7 Ways to Kill Your Modifiers

I like to say “there’s no such thing as business writing.” Okay, there is.  It’s called “sucks.” From where I sit, “business writing” refers to strings of meaningless modifiers interrupted periodically by bland verbs and flabby nouns.  Thankfully, we readers have hope.  And our hope comes from science, not from the English Department. Here’s what I mean.

Dan Zarrella, the social media scientist, has determined that nouns and verbs work, adjectives and adverbs choke.  Here’s the sharebility of various kinds of words:

Active verbs zoom around Facebook while adverbs die on the author’s wall. That’s because modifiers usually weaken a sentence. They encourage writers to use imprecise nouns and dull verbs. For example:

Dull: He walked quickly through the room.

Not Dull:  The tomcat tore through the kitchen.

Both sentences describe the same event and the same actor.  The latter conveys movement and excitement, while the former induces sleep.

Here’s an exercise. Take some piece of your writing and do the following:

  1. Circle all the adjectives and adverbs.  (Just in case you don’t know, adverbs modify verbs and adjectives modify nouns.)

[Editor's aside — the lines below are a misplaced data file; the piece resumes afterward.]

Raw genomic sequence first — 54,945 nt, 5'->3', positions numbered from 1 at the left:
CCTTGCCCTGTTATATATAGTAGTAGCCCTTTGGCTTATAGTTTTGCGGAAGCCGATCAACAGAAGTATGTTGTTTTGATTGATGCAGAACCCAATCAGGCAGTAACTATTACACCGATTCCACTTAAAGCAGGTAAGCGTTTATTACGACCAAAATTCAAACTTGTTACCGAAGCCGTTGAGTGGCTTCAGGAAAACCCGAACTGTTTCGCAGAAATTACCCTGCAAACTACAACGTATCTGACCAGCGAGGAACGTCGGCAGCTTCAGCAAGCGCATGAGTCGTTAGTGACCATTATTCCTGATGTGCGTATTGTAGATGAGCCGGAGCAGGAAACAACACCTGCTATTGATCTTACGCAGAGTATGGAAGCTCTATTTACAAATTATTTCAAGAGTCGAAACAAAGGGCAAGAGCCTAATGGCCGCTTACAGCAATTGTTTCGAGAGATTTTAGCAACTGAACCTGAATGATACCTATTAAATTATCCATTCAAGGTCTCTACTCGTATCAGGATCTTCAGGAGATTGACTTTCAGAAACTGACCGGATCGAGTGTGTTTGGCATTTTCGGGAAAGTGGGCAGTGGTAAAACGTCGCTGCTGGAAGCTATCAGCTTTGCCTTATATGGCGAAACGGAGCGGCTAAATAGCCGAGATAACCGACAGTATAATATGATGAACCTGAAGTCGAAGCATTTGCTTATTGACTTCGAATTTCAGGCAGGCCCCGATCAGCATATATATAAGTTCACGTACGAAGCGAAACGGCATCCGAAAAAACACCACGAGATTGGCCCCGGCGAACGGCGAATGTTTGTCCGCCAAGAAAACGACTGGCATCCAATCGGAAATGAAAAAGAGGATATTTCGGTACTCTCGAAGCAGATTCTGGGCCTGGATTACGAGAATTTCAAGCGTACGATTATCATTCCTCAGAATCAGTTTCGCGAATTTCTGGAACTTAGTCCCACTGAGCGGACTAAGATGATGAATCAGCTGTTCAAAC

2. Delete the ones that weaken the sentence.  For example “He was a brave and valiant soldier,” feels weak compared to “He was a soldier.”
  3. Replace weaker nouns with more specific ones. (“Soldier” becomes “warrior.")
  4. Repeat for verbs. (“Walked” becomes “tore.”)
  5. Edit out the modifiers if their opposites would sound ridiculous. For example, “Our software is fast, flexible, and easy to use,” is weak because no one would tell you their software is slow, inflexible, and cumbersome by design.  (Hat tip Guy Kawasaki.)
  6. Replace adjectives that make important points with anecdotes that convey the message more powerfully.  You say, “She’s a compassionate animal lover.” Try instead, “She has taken in over forty rescued dogs and cats, giving them loving foster care until the animals were adopted.”
  7. Restore the (few) modifiers you just can’t live without.  Sometimes, you need to say “the red dress.”

These seven steps will leave your paper stronger, more readable, and more shareable.  Your readers won’t know why it’s so good, just that it’s really good.

If you get any compliments on this new style, please comment below.